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Khwisero gold diggers brave hazardous river to get rich quick

WESTERN
By John Shilitsa | September 6th 2021
James Namayi (left) and Isaac Omkoko harvest gold sand from River Yala in Emakuche village in Kakamega County. Unlike in Ikolomani where residents dig more than 100 fit deep, locals in Kwisero get the gold sand from the shores of River Yala. [Mumo Munuve, Standard]

Tens of ponds, some surrounded by fresh mud, dot the banks of River Yala at Emakuche in Khwisero sub-County, Kakamega County.

You would be forgiven for thinking they are fish ponds.

The pits, usually hidden from view due to overgrown vegetation, are illuminated by sunlight.

Villagers have been digging the shallow pits in a desperate search for gold deposits for over five decades.

Unlike in Ikolomani, Rosterman, Shinyalu and Vihiga, where artisanal miners dig deeper shafts in search of gold, here the pits are the size of a standard fish pond.

Julius Musta, 54, says he risks getting attacked by hippopotamus and snakes while looking for gold in River Yala.

“It is something we found our fathers doing, and we picked up from where they left. I have been frequenting the river and supervising those digging the pits for over 30 years,” he says.

Initially, Musta and his peers would not be allowed to wade through the river because they lacked the experience.

They were only allowed after they had learned the ropes from their seniors.

“We have hundreds of young men mining gold from River Yala, their only tools of the trade are improvised spades with unusually long handles, ladders that are usually lowered in the water and basins used to transport sand scooped out to the river banks,” says Musta, the chair of Emakuche Artisanal Miners Group.

He says at one point, the government had to ban gold mining activities in the river because many children below the age of 15 had dropped out of school in search of quick money and riches.

“Chiefs and assistant chiefs continue with impromptu visits along the river to ensure there are no minors involved in gold mining.

“You will only see them around when they come to take a bath in the river, which is normal,” says Musta.

Kisa East chief Walter Mukungu said it took a multi-agency team to discourage children from abandoning school to venture into gold mining.

Villagers have been digging the shallow pits in a desperate search for gold deposits for over five decades. [Mumo Munuve, Standard]

“We first talked to the minors at the river and used those who agreed to go back to school to talk to their friends who were still reluctant to quit mining,” says Mukungu.

Sometimes chiefs would arrest parents whose children were involved in gold mining.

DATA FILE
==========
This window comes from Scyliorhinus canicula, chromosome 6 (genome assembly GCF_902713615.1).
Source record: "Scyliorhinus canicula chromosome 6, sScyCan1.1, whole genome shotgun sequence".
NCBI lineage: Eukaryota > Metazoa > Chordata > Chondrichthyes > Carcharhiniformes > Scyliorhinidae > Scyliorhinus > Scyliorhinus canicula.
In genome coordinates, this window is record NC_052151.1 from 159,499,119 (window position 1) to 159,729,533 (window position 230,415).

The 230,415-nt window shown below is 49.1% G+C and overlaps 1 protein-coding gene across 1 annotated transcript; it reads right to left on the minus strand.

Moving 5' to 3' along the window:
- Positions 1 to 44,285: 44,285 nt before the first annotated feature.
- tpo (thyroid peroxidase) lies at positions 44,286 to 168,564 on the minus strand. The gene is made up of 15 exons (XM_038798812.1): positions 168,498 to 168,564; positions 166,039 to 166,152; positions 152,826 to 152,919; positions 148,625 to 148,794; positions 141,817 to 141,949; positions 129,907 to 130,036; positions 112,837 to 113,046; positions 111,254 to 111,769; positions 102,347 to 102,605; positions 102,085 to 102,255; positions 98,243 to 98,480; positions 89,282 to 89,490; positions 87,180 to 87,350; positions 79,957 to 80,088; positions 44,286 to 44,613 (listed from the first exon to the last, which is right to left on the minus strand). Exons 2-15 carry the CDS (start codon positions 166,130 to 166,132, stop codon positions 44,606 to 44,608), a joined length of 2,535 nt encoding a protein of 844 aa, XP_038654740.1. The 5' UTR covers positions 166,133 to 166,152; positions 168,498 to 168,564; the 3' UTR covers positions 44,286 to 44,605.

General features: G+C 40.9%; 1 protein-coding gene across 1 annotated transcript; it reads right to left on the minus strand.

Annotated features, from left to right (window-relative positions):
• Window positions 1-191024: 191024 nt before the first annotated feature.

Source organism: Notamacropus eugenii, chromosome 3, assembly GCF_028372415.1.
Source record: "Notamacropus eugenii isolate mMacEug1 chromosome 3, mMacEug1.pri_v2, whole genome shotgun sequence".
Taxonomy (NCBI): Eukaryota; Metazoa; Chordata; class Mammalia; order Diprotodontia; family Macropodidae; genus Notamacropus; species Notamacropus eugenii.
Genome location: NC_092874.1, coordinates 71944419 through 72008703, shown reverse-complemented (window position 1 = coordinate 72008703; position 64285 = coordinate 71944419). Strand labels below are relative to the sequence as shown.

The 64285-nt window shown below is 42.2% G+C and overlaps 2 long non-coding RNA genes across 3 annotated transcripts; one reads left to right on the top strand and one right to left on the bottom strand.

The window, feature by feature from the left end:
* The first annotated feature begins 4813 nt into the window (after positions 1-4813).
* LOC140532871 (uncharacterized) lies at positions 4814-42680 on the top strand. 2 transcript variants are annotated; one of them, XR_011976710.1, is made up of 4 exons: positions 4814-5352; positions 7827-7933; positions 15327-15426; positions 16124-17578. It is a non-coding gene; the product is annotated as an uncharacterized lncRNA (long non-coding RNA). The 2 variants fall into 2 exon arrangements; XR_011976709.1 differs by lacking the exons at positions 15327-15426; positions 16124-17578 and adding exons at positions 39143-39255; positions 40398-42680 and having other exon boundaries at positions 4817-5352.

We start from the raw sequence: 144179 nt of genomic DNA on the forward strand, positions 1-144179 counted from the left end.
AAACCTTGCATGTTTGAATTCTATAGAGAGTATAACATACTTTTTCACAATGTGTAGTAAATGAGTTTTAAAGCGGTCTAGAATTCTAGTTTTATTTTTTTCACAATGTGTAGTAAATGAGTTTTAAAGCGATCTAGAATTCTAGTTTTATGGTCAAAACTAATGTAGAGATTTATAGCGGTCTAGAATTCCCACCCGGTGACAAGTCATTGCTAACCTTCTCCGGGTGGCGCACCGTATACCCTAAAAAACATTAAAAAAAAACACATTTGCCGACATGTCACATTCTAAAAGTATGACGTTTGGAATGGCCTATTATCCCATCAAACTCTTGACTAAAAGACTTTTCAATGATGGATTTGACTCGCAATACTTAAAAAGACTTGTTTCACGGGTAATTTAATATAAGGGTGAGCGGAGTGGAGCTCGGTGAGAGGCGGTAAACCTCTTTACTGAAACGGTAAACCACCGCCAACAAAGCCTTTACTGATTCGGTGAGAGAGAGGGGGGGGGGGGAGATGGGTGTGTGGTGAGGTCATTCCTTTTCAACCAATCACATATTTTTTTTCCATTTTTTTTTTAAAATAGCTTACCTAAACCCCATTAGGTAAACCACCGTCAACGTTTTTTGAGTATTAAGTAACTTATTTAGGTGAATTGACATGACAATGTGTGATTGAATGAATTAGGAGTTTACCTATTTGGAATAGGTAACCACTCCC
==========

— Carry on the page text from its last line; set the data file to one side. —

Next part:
“We also enlightened our people about the importance of ensuring children go to school and embarked on patrols.”

Musta unwraps a piece of paper and displays some glittering stuff and says that it would take them a whole day to achieve a half gram of gold dust.

“You have to put in a lot of effort to get anything. At times, we are lucky to strike between two and five grams of gold dust on a good day,” he says.

Usually, brokers offer the miners between Sh4,000 and Sh5,000 for one gram of gold, depending on the market forces.

“Sometimes, the brokers tell us the international prices have fallen and offer too little,” says Musta.

The villagers find it time-wasting and uneconomical travelling to Kisumu to look for buyers who could offer them more for the same quantity.

Isaac Omkoko and James Namayi joined the trade about three years ago.

Toiling for hours

“At first, I thought it was not possible to get gold in the river, but after some time, I got used to the job. It enables me to feed my family,” says Omkoko.

They scoop the sand from the river and then sieve it on a piece of cloth that retains the minute gold dust.

From a distance are brokers waiting for the miners to collect enough dust after toiling for hours.

“I would rather do this job than steal someone’s property. The river has become my office,” says Namayi.

According to the miners, the white men who used to search for gold in the river decades ago left behind beacons in some areas, which led them to huge deposits of gold.

“Some of the villagers on whose land the beacons were discovered struck huge amounts of gold and have become rich,” says Musta.

But the mining business has not been without challenges.

Musta says some villagers never allow them to dig ponds on their farms through which River Yala meanders.

The miners are also compelled by chiefs and National Environment Management Authority (Nema) officials to refill the ponds dug and plant indigenous trees to avert environmental degradation.

“We work in small, organised groups that are registered, and this has made our work easier,” says Musta.

Abraham Kutswa, a resident, says the artisanal gold miners have made the village lively.

“I am a horticulture farmer and usually sell some of my produce to them. The activity has led to reduced crime in the village,” says Kutswa.

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